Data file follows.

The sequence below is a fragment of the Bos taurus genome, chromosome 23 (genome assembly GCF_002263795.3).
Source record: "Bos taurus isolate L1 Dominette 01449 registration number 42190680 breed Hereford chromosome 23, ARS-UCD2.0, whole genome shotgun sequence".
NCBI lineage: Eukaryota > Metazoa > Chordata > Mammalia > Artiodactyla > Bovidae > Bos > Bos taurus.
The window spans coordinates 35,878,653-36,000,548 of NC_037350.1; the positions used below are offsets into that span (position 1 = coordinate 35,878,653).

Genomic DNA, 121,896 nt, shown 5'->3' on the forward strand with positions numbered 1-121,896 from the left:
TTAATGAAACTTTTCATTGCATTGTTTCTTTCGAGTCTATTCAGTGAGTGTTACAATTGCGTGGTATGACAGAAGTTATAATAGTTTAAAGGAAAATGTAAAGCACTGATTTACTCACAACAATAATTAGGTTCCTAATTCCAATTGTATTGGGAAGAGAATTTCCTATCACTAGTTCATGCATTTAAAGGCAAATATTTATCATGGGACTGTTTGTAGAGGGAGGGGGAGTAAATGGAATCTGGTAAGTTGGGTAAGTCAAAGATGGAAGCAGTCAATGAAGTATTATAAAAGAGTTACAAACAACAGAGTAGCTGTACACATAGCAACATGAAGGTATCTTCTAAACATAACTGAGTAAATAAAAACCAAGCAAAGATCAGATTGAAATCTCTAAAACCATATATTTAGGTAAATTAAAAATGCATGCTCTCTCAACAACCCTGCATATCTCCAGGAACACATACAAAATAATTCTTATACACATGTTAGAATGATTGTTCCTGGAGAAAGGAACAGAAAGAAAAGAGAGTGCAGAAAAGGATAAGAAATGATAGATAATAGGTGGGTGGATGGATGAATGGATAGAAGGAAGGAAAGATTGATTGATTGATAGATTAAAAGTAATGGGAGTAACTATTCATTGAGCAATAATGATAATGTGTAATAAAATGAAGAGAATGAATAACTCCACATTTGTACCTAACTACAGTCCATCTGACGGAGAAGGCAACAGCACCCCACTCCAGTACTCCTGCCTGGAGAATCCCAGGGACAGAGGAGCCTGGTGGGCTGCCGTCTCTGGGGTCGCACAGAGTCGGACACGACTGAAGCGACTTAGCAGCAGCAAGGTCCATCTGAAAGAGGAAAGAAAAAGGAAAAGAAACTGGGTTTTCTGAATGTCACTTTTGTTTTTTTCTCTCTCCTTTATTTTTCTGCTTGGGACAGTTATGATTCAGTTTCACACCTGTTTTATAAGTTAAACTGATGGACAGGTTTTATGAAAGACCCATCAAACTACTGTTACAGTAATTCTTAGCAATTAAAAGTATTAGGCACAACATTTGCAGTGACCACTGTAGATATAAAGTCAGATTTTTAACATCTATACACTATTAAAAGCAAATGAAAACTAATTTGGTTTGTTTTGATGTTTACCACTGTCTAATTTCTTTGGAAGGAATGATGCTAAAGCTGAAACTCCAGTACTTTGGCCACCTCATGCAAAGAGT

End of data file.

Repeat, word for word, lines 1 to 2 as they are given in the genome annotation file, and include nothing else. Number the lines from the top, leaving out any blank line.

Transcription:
The sequence below is a fragment of the Bos taurus genome, chromosome 23 (genome assembly GCF_002263795.3).
Source record: "Bos taurus isolate L1 Dominette 01449 registration number 42190680 breed Hereford chromosome 23, ARS-UCD2.0, whole genome shotgun sequence".